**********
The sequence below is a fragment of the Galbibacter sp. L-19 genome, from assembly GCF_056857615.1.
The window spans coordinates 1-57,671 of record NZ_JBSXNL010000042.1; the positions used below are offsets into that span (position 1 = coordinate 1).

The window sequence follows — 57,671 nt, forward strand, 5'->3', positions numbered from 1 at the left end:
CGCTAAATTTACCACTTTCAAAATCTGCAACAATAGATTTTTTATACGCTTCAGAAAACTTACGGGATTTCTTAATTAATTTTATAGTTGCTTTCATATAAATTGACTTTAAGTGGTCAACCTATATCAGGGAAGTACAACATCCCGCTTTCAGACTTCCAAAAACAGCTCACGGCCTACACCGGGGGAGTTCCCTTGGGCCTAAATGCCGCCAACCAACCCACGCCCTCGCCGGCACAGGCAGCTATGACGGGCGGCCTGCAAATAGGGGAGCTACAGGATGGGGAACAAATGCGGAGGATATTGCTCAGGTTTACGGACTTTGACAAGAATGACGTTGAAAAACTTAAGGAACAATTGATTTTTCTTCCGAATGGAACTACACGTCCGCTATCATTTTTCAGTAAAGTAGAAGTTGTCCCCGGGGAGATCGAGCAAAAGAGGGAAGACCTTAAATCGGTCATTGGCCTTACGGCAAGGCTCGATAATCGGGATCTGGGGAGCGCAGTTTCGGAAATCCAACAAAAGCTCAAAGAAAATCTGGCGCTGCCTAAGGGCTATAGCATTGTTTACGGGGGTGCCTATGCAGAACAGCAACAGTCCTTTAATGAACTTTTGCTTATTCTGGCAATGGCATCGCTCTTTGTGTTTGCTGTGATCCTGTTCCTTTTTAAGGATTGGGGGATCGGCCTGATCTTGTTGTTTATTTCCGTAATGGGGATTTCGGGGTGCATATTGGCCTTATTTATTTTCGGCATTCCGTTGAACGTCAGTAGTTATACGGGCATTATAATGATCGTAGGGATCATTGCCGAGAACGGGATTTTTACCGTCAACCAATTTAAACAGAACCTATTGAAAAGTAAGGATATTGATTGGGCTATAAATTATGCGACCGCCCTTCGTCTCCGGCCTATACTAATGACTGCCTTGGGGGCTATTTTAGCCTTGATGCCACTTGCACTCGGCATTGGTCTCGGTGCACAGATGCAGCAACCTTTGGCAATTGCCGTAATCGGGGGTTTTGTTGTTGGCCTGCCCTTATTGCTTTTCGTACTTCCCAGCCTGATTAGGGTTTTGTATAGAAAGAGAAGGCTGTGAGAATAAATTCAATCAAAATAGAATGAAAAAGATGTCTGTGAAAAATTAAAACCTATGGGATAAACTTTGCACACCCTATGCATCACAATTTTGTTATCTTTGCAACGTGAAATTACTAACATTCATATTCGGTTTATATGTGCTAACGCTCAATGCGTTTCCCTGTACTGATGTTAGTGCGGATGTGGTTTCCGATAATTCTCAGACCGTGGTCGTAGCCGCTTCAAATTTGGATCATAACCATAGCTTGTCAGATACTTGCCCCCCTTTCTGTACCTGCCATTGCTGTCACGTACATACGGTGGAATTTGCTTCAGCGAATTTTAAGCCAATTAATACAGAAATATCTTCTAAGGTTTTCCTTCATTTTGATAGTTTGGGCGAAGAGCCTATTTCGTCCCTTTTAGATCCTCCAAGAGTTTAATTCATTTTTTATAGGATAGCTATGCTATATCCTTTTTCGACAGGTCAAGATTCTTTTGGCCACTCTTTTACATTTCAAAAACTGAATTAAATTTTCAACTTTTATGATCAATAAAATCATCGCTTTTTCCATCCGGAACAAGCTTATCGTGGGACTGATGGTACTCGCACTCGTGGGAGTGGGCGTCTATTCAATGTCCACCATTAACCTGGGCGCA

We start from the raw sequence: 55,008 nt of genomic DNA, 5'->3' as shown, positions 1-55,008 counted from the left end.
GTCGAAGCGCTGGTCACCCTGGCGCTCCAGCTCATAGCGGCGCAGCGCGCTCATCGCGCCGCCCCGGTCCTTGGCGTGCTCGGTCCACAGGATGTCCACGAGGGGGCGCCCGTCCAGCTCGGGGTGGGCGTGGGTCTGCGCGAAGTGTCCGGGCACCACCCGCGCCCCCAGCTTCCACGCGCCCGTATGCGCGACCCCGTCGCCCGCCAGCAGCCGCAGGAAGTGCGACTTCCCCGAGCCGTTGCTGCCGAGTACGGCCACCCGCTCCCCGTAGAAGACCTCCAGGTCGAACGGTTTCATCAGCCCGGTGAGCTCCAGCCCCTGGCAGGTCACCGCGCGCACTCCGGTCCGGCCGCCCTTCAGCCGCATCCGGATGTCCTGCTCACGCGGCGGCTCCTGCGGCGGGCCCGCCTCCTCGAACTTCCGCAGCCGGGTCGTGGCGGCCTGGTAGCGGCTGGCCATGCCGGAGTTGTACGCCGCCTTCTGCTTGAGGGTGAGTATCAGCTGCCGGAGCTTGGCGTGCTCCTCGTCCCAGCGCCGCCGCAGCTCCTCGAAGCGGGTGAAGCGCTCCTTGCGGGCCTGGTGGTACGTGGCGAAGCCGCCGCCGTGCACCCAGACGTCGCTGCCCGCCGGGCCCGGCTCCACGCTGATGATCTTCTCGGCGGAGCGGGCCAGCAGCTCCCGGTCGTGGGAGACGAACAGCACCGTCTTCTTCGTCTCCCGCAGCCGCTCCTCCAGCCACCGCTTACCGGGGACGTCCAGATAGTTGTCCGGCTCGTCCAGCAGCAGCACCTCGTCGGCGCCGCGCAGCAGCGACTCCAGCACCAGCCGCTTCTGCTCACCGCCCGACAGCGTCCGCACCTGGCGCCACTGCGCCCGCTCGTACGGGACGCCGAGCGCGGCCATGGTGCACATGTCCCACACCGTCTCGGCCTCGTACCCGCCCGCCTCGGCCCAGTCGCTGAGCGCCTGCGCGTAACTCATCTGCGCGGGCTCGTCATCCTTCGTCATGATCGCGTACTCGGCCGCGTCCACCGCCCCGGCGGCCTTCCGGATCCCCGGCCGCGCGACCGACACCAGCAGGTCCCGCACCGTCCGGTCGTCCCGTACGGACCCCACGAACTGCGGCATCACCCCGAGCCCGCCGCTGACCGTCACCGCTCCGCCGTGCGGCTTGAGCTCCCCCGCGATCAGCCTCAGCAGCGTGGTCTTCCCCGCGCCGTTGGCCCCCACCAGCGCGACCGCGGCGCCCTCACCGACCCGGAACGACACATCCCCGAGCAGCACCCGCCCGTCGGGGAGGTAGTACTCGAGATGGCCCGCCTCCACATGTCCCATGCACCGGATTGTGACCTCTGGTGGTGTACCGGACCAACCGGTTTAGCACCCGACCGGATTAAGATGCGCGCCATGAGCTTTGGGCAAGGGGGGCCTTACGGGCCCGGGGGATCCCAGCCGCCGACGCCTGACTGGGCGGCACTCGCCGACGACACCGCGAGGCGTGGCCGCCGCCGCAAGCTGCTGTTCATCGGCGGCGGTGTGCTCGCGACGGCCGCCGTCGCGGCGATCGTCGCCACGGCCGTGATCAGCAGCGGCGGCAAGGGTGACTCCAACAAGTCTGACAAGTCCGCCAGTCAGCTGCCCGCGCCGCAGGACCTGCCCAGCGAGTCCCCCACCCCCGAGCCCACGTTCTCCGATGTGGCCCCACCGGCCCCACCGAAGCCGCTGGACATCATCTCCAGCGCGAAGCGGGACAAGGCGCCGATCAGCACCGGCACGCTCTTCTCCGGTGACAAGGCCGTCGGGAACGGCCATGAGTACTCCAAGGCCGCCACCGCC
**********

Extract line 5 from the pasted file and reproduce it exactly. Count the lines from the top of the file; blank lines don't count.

We start from the raw sequence: 55,008 nt of genomic DNA, 5'->3' as shown, positions 1-55,008 counted from the left end.